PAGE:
Reviews by L. J. Roberts

KATE ELLIS – The Merchant’s House. Piatkus, UK, hardcover, 1998. St. Martin’s, US, hardcover, 1999.

Genre:   Police procedural. Leading character:  Sgt. Wesley Peterson; 1st in series. Setting:   England.

KATE ELLIS Wesley Peterson

First Sentence:   The child flung his tricycle aside and toddled, laughing, toward the basking cat.

    A university graduate in archeology and the first black police officer in Tradmouth, DS Wesley Peterson begins his first day at work with a murder. The body of a young woman has been found off a cliff path, the damage to her face rendering her unrecognizable.

   Wesley’s university friend, Neill, is heading a team of archeologists on the site of a 17th century merchant’s house in town when the skeleton of a child is found. A fellow officer is dealing with the mother of a missing toddler who is adamant her son is still alive in spite of a lack of clues.

   Can a clue from the past solve a crime in the present?

   To find a book which is a skillful combination of archeology and police procedure is definitely in my “happy-reader” zone. Ms. Ellis does just that and much more. Although the locations are fictional, I was ready to pack my back and go. Those who are familiar would know the differences, but for those who don’t, the locations are visual and real.

   Not only is there a nice introduction to Wesley, but to all the book’s major characters. One thing particularly refreshing is that the police officers all like one another and work as a team. There is an odd man out, but you don’t feel he’ll be there long. It’s not just the primary characters Ms. Ellis brings to life, but the secondary characters as well. I never had to question who a character was or why there were there.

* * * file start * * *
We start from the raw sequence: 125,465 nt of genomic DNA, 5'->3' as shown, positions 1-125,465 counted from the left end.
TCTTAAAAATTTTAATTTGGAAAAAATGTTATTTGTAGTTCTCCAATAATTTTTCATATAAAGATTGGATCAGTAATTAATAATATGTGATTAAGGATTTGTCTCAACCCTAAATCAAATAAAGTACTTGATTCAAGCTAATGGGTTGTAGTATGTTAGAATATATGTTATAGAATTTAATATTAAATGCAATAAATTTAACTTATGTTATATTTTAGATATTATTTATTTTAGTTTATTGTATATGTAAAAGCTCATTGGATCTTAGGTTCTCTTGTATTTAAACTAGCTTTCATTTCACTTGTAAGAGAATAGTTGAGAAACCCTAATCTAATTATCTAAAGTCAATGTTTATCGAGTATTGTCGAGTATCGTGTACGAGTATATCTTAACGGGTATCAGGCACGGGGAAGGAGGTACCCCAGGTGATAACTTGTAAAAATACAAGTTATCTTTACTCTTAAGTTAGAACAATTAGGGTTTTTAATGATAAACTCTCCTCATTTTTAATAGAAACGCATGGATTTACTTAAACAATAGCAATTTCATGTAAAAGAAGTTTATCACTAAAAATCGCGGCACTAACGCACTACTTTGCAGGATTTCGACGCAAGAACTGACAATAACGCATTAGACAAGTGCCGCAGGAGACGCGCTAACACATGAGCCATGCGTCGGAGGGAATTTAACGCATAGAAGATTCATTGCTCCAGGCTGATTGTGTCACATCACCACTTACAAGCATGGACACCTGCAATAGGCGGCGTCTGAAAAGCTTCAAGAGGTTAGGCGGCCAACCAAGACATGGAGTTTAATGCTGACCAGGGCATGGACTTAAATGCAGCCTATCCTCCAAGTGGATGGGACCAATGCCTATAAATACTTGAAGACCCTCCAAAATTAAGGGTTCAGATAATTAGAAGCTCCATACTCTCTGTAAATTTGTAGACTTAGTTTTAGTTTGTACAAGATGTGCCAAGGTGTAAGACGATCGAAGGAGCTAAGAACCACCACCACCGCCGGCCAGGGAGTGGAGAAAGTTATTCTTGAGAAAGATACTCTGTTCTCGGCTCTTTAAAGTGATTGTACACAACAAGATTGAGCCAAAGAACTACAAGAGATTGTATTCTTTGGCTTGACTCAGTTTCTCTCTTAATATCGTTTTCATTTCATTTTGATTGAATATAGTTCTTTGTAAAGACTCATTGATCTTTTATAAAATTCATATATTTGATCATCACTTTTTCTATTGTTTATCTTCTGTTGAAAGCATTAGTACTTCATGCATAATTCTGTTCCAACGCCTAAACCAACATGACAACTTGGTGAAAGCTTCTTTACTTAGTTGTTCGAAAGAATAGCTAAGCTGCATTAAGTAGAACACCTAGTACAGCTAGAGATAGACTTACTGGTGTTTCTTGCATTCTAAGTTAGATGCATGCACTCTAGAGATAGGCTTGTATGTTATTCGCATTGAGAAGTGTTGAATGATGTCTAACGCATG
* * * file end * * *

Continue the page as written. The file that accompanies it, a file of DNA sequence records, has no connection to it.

It can be a tricky business, bringing together four plot lines, but it works. The information from the 17th century is provided in diary excerpts as chapter headings, while fascinating, does not intrude on the present-day investigations.

   The dig at the merchant’s house plays to Wesley’s background and as an escape from issues at home. The kidnapping is largely the responsibility of another team, and the murdered girl is Wesley’s primary investigation. Yet Ms. Ellis cleverly designates Wesley as the hub which brings together the various spokes of the wheel in a way I didn’t predict until it was revealed.

   The Merchant’s House is a very good police procedural in which the plot unfolds not by flash, but bit-by-bit, following the clues. It is filled with great characters, dialogue, humour, and a plot that kept me reading. Happily there are many more books ahead in this series.

Rating:   Very Good.

       The Wesley Peterson series —

1. The Merchant’s House (1998)
2. The Armada Boy (1999)

KATE ELLIS Wesley Peterson

3. An Unhallowed Grave (1999)
4. The Funeral Boat (2000)
5. The Bone Garden (2001)
6. A Painted Doom (2002)
7. The Skeleton Room (2003)

KATE ELLIS Wesley Peterson

8. The Plague Maiden (2004)
9. A Cursed Inheritance (2005)
10. The Marriage Hearse (2006)
11. The Shining Skull (2007)
12. The Blood Pit (2008)

KATE ELLIS Wesley Peterson

13. A Perfect Death (2009)
14. The Flesh Tailor (2010)
15. The Jackal Man (2011)

Editorial Comment:   LJ, your last sentence seems to be rather an understatement!